The Frankish family structure was quite simple.
A woman obeyed her father until she married and then fell under the legal domination of her husband.
After she can have no more children, he who kills her shall be sentenced to 8,000 denars.
’’ Since marriage affected the extended family group, fathers or uncles could arrange marriages for the good of the family without considering their children’s wishes."
The essential feature of the marriage itself involved placing the married couple in bed to achieve their physical union. In first marriages, it was considered important that the wife be a virgin so as to ensure that any children would be the husbands.
Archaeological evidence suggests that most women had life expectancies of only thirty or forty years and that about 10 to 15 percent of women died in their childbearing years, no doubt due to complications associated with childbirth.
In addition to clothing and feeding their own families, women could sell or barter clothes and food for additional goods.
Of all the duties of women, the most important was childbearing because it was crucial to the maintenance of the family and its properties.
It was only natural, then, that the bishops of those cities would also exercise considerable power.
Subsequent bishops of Rome were considered Peter’s successors and later the ‘‘vicars of Christ’’ on earth.
Though this exalted view of the bishops of Rome was by no means accepted by all early Christians, Rome’s position as the traditional capital of the Roman Empire served to buttress this claim.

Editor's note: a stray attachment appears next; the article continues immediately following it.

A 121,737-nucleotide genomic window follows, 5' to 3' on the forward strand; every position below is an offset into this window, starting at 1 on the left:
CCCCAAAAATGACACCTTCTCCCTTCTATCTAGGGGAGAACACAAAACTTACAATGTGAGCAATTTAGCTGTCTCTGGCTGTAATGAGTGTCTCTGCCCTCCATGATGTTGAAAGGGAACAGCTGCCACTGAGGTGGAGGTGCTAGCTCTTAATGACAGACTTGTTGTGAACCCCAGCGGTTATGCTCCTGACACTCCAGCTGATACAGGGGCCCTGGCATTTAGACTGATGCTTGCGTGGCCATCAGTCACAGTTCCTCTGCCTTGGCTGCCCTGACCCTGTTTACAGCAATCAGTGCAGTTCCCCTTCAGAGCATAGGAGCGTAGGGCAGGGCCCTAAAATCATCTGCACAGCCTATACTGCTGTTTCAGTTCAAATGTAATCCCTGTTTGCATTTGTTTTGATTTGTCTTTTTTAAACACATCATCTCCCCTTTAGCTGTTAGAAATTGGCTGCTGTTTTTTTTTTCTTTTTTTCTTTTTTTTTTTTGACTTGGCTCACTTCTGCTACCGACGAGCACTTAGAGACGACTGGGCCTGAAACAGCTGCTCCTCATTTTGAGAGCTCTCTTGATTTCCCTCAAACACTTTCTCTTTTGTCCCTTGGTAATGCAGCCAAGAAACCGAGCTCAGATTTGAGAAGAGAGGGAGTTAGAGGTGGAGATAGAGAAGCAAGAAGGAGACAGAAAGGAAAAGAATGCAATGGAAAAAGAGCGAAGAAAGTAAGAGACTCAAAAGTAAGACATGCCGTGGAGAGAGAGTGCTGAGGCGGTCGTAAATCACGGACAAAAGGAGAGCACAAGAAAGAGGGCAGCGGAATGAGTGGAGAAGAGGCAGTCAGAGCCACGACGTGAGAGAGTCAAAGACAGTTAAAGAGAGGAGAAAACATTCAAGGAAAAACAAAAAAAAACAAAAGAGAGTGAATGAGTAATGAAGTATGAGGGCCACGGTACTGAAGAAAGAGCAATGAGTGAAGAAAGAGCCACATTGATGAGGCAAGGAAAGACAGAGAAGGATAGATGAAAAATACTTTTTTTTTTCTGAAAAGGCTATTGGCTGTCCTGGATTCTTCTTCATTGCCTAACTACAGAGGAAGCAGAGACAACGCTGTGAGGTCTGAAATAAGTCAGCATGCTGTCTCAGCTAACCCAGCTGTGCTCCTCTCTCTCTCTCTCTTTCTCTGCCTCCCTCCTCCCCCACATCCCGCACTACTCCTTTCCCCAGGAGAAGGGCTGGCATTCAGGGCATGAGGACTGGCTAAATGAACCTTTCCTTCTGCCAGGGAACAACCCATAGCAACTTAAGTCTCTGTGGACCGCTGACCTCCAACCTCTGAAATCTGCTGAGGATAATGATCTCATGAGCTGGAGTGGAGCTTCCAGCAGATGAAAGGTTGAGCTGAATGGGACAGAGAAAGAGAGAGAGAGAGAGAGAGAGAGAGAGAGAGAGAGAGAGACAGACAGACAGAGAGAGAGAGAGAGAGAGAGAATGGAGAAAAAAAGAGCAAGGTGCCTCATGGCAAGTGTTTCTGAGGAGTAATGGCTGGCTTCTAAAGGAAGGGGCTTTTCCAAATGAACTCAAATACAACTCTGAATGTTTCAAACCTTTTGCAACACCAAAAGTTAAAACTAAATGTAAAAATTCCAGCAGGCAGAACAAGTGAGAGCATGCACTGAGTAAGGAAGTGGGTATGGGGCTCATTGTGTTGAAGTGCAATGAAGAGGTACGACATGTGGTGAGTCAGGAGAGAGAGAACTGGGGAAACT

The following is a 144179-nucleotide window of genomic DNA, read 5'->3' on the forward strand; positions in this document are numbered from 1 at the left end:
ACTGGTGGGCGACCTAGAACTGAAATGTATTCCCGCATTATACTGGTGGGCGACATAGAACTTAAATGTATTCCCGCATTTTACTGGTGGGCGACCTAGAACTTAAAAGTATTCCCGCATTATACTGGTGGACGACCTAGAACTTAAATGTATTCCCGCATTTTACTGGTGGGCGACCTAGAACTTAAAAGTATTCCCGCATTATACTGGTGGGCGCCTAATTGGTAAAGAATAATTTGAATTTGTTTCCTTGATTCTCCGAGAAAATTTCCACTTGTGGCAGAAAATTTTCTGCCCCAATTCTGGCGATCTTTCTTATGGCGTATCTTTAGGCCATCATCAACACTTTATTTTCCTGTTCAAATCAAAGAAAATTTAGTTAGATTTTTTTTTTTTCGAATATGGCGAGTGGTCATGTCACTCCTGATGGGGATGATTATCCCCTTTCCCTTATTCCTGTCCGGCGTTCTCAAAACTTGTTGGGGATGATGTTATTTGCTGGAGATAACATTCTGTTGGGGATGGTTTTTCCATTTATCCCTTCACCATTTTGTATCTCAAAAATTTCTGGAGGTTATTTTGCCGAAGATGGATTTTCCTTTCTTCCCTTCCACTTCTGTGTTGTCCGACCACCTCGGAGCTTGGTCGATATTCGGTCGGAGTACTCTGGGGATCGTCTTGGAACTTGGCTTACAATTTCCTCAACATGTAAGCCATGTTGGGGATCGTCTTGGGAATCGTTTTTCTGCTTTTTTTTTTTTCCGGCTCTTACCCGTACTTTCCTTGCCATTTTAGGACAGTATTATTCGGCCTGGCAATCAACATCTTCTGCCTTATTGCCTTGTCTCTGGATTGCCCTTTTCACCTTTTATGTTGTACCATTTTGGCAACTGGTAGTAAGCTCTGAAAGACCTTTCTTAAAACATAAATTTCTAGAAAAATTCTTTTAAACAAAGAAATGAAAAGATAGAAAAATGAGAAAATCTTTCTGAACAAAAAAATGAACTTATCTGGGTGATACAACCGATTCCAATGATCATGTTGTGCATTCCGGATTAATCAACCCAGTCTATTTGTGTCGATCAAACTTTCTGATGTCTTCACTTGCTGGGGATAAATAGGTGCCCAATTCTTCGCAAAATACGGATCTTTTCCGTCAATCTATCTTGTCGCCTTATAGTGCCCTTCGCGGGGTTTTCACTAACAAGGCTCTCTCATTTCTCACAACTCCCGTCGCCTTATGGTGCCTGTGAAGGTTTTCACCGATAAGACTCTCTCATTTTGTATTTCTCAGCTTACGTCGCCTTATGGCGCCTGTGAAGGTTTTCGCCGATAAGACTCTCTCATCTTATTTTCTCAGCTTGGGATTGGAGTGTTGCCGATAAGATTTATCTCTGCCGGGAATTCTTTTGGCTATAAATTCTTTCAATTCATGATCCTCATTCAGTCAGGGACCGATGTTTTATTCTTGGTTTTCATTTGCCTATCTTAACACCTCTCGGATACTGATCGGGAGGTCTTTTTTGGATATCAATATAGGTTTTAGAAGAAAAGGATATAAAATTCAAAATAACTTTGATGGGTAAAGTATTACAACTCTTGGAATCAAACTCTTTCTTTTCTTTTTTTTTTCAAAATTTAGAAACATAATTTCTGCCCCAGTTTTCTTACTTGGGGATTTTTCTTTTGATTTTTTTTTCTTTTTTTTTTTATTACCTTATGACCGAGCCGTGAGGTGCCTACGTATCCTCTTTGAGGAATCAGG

By the end of the fourth century, the bishops of Rome were using the title of papa, ‘‘father’’.
Increasingly, they served as advisers to Christian Roman emperors.
Moreover, as imperial authority declined, bishops often played a noticeably independent political role.
Ambrose of Milan was an early example of a strong and independent bishop.
Ambrose created an image of the ideal Christian bishop.
The palace is the Emperor’s, the Churches are the Bishop’s. ’’
When Emperor Theodosius I ordered the massacre of many citizens of Thessalonika for refusing to obey his commands, Ambrose denounced the massacre and refused to allow the emperor to take part in church ceremonies.
Ambrose proved himself a formidable advocate of the position that spiritual authority should take precedence over temporal power, at least in spiritual matters.
Christian Intellectual Life in the Germanic Kingdoms
Although the Christian church came to accept Classical culture, it was not easy to do so in the new Germanic kingdoms.
Nevertheless, some Christian scholars managed to keep learning alive.
Most prominent was Cassiodorus , who came from an aristocratic Roman family and served as an official of the Ostrogothic king Theodoric.
The conflicts that erupted after the death of Theodoric led Cassiodorus to withdraw from public life and retire to his landed estates in southern Italy, where he wrote his final work, Divine and Human Readings, a compendium of the literature of both Christian and pagan antiquity.
Cassiodorus accepted the advice of earlier Christian intellectuals to make use of Classical works while treasuring the Scriptures above all else.
Cassiodorus continued the tradition of late antiquity of classifying knowledge according to certain subjects.
The Venerable Bede was a scholar and product of Christian Anglo-Saxon England. He used his sources so judiciously that they remain our chief source of information about early Anglo-Saxon England.